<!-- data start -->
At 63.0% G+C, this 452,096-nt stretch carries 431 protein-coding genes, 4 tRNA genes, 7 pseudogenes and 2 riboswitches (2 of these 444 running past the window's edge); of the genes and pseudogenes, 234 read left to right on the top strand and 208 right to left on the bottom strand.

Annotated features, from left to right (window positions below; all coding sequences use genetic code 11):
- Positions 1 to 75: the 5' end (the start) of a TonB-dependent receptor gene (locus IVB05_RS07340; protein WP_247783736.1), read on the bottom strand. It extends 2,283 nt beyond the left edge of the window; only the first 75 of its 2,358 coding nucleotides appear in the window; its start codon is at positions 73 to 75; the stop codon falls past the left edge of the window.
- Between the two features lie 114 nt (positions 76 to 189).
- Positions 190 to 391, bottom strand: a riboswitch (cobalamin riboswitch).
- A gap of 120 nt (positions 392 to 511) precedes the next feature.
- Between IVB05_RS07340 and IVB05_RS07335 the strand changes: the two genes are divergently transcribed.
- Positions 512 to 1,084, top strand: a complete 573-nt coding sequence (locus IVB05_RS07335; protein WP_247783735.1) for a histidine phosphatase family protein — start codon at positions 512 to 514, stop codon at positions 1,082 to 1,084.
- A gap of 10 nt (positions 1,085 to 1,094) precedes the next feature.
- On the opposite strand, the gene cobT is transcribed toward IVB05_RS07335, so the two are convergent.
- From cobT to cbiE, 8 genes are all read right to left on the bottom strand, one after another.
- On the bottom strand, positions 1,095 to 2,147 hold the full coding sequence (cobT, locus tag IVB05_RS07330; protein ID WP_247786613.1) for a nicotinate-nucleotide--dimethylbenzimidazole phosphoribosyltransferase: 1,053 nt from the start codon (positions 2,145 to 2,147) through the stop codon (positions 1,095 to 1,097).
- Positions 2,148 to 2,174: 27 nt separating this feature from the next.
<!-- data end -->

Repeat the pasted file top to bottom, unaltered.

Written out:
At 63.0% G+C, this 452,096-nt stretch carries 431 protein-coding genes, 4 tRNA genes, 7 pseudogenes and 2 riboswitches (2 of these 444 running past the window's edge); of the genes and pseudogenes, 234 read left to right on the top strand and 208 right to left on the bottom strand.

Annotated features, from left to right (window positions below; all coding sequences use genetic code 11):
- Positions 1 to 75: the 5' end (the start) of a TonB-dependent receptor gene (locus IVB05_RS07340; protein WP_247783736.1), read on the bottom strand. It extends 2,283 nt beyond the left edge of the window; only the first 75 of its 2,358 coding nucleotides appear in the window; its start codon is at positions 73 to 75; the stop codon falls past the left edge of the window.
- Between the two features lie 114 nt (positions 76 to 189).
- Positions 190 to 391, bottom strand: a riboswitch (cobalamin riboswitch).
- A gap of 120 nt (positions 392 to 511) precedes the next feature.
- Between IVB05_RS07340 and IVB05_RS07335 the strand changes: the two genes are divergently transcribed.
- Positions 512 to 1,084, top strand: a complete 573-nt coding sequence (locus IVB05_RS07335; protein WP_247783735.1) for a histidine phosphatase family protein — start codon at positions 512 to 514, stop codon at positions 1,082 to 1,084.
- A gap of 10 nt (positions 1,085 to 1,094) precedes the next feature.
- On the opposite strand, the gene cobT is transcribed toward IVB05_RS07335, so the two are convergent.
- From cobT to cbiE, 8 genes are all read right to left on the bottom strand, one after another.
- On the bottom strand, positions 1,095 to 2,147 hold the full coding sequence (cobT, locus tag IVB05_RS07330; protein ID WP_247786613.1) for a nicotinate-nucleotide--dimethylbenzimidazole phosphoribosyltransferase: 1,053 nt from the start codon (positions 2,145 to 2,147) through the stop codon (positions 1,095 to 1,097).
- Positions 2,148 to 2,174: 27 nt separating this feature from the next.